"Lots of songs about sex...and the moon."
Two extraordinary nights of musical storytelling and technical excellence were wrapped up last night as the Cork Midsummer Festival's star-studded Bowerbird was drawn to a close.
Co-curator and host for the second night running, Adrian Crowley welcomed English harpist Serafina Steer on stage to claim the prestigious honour of the only guest to perform on both nights. Highlights from the previous night 'The Night Before Mutiny' and 'Skinny Dipping', got another run-out joined by another batch of new compositions - such as 'Island Odyssey' (written about a friend's attempt in vain to get away from it all on the tiny island of Gometra, just off the Scottish coast) - that will feature on the recently completed Jarvis Cocker new album. Another recognizable arrangement from last night comes in the high-class form of 'The Countess', which originally appeared in WB Yeats' 1892 play The Countess Cathleen. Steer's performance is not quite as stirring as last night's yet still proves to be a more than adequate introduction to Bowerbird night 2.
The sullen shadow of Malcolm Middleton slinks onto the altar next, set to preview material from forthcoming album and the Scotsman's latest reincarnation, Human Don't Be Angry. As was the case on Friday , the second performance of the night features electric guitar with a swelling instrumental piece - layered methodically with the help of a loop pedal - easing the former Arab Strap guitarist gently into his set. Renowned for possessing a sharp dry wit (the button-lipped audience, who have barely breathed aloud during the course of the two nights are warned "Sshhh. Quiet...you're in a church" ) and a penchant for swearing (see such song titles as 'Fuck it, I Love You' and 'Ballad of Fuck All', it is pleasantly arresting when disarmingly tender lyrics like "you and I are still dancing when the songs are finished" raise their heads. The Falkirk native's obviously knowledgeable use of digital delay and gritty overdrive occasionally atop some space-filling beats are second to none but it's the simplistic nature of the gorgeous 'Little Hurricane' that stands out as the highlight of the forty minute slot.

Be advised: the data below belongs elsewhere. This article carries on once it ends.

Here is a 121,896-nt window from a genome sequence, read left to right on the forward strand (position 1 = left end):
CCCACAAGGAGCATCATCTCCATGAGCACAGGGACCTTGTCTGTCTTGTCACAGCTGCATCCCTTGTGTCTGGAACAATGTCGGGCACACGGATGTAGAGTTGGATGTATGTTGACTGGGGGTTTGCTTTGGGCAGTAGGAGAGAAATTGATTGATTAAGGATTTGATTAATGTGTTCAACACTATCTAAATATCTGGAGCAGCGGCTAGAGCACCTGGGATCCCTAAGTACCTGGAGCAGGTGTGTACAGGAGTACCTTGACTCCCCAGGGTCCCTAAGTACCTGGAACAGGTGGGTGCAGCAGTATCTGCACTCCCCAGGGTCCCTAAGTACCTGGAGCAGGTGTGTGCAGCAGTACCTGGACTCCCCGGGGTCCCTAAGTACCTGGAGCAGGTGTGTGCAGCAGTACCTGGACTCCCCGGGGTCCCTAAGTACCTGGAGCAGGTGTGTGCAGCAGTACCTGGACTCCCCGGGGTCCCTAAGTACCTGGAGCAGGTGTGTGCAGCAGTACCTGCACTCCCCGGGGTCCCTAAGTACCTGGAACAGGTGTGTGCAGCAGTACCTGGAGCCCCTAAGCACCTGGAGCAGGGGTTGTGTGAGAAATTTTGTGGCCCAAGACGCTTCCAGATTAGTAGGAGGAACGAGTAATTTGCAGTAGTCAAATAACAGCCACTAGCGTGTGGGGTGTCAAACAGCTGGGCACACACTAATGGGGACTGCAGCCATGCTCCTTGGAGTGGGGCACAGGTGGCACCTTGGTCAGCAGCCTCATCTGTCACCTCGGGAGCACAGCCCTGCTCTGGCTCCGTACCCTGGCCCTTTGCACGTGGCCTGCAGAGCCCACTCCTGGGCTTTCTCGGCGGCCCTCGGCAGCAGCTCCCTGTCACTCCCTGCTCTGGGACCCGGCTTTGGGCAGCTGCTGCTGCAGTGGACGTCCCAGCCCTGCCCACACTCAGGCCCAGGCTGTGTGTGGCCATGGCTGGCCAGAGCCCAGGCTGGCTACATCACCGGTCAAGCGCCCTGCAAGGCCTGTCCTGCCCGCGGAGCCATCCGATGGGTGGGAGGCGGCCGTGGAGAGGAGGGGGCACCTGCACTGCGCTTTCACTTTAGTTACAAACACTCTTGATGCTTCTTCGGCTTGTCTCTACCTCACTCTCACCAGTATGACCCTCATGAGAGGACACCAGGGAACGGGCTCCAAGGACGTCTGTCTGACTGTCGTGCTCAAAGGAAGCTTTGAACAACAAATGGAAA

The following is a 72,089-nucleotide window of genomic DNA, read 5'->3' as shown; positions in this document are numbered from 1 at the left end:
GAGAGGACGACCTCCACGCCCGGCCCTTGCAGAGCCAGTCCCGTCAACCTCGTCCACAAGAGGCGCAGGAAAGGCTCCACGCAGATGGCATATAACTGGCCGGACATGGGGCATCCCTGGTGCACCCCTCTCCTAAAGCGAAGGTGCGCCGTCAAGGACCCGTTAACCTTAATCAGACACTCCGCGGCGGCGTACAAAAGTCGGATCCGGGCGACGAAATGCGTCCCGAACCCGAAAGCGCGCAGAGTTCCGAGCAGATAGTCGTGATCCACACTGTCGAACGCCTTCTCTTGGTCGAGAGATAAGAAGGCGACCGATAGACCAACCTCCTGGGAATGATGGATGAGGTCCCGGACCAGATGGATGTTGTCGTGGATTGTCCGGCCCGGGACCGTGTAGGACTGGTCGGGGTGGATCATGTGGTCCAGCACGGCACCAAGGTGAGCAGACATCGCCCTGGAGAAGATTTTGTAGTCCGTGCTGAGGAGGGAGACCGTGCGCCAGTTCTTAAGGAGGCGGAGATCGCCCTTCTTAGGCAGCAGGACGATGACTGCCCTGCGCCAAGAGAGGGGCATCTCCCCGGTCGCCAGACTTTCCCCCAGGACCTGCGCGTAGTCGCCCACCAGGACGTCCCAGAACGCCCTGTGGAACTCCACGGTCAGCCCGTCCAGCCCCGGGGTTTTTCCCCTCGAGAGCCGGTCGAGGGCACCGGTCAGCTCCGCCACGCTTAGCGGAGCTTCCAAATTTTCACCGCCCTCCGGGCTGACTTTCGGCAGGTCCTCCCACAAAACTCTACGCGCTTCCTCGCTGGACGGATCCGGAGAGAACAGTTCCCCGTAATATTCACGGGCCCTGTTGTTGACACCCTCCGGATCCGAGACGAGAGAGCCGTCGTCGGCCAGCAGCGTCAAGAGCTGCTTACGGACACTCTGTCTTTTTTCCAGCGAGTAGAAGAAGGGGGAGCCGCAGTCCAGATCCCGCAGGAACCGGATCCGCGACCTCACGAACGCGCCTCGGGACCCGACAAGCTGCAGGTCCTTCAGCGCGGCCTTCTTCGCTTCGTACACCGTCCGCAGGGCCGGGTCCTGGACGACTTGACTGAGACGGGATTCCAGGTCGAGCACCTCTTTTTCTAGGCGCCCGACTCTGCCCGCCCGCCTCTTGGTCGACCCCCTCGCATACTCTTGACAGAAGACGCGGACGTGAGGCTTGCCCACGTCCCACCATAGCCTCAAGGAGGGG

It's not often you get to witness live an artist who has inspired and influenced the likes of Bob Dylan, Paul Simon and Richard Thompson but that is genuinely the case with the penultimate act of another thoroughly enjoyable night in the Triskel. If the aforementioned are legends - and they are - then I am stuck for superlatives to describe English folk master(?) Martin Carthy. Born in Hatfield and raised in North London, the much beloved traditional purist is a walking encyclopedia of not just folk knowledge but of the world in general, enthralling onlookers with titbits such as fellow trad aficionado Nic Jones' discovery of long forgotten ballad 'Sir Patrick Spens' (craftily hidden within a songbook stored in every library across Britian) and the realisation of the ability to learn a song upon a single listen thanks to one stubborn peer's point-blank refusal to share the lyrics and chords for one tune in particular. One of the most enlightening history lessons ever received or simply an excellent gig. Either way, job done well Master Martin. Incredibly bloody well.
And so the end of the illuminating Bowerbird adventure is nigh as another Falkirkian storyteller strolls out front and centre. Accompanied by pianist Bill Wells, his partner in crime in the creation of 2011's Scottish Album Of The Year Award-winning Everything’s Getting Older, Aidan Moffat is also joined by a double bass player and a trumpeter with very jazzy consequences. "Lots of songs about sex...and the moon" are promised but references to drugs will be at a minimum tonight as the seated Wells leads into the joyous 'Let's Stop Here', an ode to a happily settled down man's doubts punch-lined with deliciously primal lyrics that have become synonymous with the majority of Moffat's work - "to squeeze a fist of hair, to slide my fingers underneath your dress". It's not surprising that the entire set is comprised pretty much of all songs from the 2011 record including the David Lynch-esque recital of the threatening 'Dinner Time' (accompanied by spooky trumpet, manic spotlight and red velvet drapes looming menacingly in the background), the bopping bassline of 'A Short Song to the Moon' (the promised "moon" song complete with fifties trumpet solo) and the surprisingly amazing 'Cruel Summer' (their Bananarama song, literally a tune from the 80s pop stars). All in all a perfectly fitting end to the second wonderful evening curated by Adrian Crowley and Gary Sheehan. Fingers crossed Bowerbird returns for the 2013 edition of Cork Midsummer Festival.
Two truly magical nights indeed.
- Click here for a review of Bowerbird night 1